The creation of self-defense committees in the working-class city of El Alto represents a key element in the effort to defeat the coup and the savage repression, as are the many forms of self-organization among workers and poor people. These popular committees have rejected opportunist leaders and replaced them with those who are willing to put up a fight. The role of the working class, aligned with peasants and the indigenous movement, is key to constituting a counter-power to the state and the armed forces, defeating the repression, and retaking the agenda of the workers and popular classes in Bolivia.
What is certain is that a severe social and racial rift has been reopened in the country.
Will the agreed upon election between the right and the MAS definitively deflect the rebellion of the masses against the coup d’état? Will they succeed in getting the mobilized masses to give up their demands, which expose the limits of Morales’ post-neoliberal government? Will a new right-wing regime be able to settle in Bolivia within the framework of profound agitation and class struggle across Latin America?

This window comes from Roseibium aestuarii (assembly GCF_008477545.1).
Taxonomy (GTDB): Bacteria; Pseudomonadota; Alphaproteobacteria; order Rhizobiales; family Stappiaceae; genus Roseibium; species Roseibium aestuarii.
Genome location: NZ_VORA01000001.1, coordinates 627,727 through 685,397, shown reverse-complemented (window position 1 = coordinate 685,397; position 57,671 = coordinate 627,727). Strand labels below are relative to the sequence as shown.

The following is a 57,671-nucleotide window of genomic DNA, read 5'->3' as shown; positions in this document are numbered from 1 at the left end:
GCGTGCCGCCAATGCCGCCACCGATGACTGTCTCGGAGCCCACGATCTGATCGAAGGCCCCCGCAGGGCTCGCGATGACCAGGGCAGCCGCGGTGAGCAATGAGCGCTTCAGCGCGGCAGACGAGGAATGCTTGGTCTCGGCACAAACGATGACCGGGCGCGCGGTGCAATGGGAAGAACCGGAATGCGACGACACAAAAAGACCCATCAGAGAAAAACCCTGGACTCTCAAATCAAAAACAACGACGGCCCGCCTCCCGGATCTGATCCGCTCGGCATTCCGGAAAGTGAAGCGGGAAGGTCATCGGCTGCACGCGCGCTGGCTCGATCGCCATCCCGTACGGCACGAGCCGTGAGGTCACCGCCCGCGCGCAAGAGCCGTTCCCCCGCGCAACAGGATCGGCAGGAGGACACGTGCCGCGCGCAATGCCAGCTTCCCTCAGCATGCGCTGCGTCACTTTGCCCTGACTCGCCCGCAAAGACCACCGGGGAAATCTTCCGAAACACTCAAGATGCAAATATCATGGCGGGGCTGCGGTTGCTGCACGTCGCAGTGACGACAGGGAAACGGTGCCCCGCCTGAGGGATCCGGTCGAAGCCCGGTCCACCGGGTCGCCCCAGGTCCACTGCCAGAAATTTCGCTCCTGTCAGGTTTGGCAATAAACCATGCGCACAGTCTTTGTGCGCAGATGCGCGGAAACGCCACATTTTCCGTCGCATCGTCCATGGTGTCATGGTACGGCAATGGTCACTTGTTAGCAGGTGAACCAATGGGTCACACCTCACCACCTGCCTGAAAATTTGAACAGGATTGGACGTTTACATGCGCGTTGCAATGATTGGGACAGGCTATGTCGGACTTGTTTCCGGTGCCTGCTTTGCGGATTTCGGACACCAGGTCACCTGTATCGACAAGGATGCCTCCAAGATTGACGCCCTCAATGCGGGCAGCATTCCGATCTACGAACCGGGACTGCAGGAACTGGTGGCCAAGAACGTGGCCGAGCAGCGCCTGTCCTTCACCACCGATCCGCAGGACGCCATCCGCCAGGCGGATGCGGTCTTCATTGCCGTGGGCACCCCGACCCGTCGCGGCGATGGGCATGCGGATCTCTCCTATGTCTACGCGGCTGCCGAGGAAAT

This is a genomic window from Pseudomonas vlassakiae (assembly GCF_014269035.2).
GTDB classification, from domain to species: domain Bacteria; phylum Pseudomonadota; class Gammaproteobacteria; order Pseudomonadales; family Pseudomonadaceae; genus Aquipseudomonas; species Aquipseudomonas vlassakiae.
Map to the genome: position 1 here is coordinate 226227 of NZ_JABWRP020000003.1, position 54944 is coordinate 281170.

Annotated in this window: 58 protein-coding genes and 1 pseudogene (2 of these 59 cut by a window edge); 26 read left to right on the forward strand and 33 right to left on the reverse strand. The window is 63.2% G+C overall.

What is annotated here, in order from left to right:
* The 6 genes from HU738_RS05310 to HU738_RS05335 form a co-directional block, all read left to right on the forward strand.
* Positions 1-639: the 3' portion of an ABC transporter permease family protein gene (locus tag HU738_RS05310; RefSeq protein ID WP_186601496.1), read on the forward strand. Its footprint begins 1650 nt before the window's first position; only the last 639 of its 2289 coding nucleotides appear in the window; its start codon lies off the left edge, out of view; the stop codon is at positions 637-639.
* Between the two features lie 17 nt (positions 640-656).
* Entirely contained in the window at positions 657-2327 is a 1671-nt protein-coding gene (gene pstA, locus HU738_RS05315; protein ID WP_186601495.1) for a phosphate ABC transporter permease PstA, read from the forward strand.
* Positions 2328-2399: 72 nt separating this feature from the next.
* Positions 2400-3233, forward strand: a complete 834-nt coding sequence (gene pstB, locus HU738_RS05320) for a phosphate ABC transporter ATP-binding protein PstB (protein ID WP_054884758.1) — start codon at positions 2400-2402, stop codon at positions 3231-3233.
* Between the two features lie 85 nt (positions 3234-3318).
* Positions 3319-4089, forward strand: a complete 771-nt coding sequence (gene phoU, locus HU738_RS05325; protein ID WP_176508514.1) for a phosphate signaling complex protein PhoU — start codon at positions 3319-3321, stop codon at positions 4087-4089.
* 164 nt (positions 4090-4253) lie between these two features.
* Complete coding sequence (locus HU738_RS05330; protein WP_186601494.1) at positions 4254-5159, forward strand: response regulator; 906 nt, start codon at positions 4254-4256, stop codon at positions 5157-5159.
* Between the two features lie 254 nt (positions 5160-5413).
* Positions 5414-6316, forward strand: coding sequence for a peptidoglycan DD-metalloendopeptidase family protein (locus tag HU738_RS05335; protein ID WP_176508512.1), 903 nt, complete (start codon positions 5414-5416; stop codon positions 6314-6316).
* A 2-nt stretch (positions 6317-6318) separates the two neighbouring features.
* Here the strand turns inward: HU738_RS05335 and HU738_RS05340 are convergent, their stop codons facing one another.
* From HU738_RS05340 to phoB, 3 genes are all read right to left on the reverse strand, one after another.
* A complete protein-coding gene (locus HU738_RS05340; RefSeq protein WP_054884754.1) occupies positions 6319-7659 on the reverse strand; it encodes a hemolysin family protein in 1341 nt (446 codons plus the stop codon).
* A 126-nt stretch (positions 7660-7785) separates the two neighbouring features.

These urgent questions demonstrate that a pre-revolutionary or even a revolutionary situation may develop in Bolivia if the masses succeed in radicalizing the resistance to the coup and overcome the MAS’s politics of dialogue and negotiation. Once again, the Bolivian working class and peasants have shown their willingness to fight the reactionary and racist minority that historically has held the reigns of the country. In recent years, Morales and his party have acted as mediators between those two antagonistic forces. With the MAS’s role as an intermediary severely weakened, the resistance against the coup, with its rapidly developing bodies of self-defense and self-organization, may very well develop into a force capable of defeating the Right, the capitalists, and the agents of U.S. imperialism in Bolivia.
Translation: Robert Belano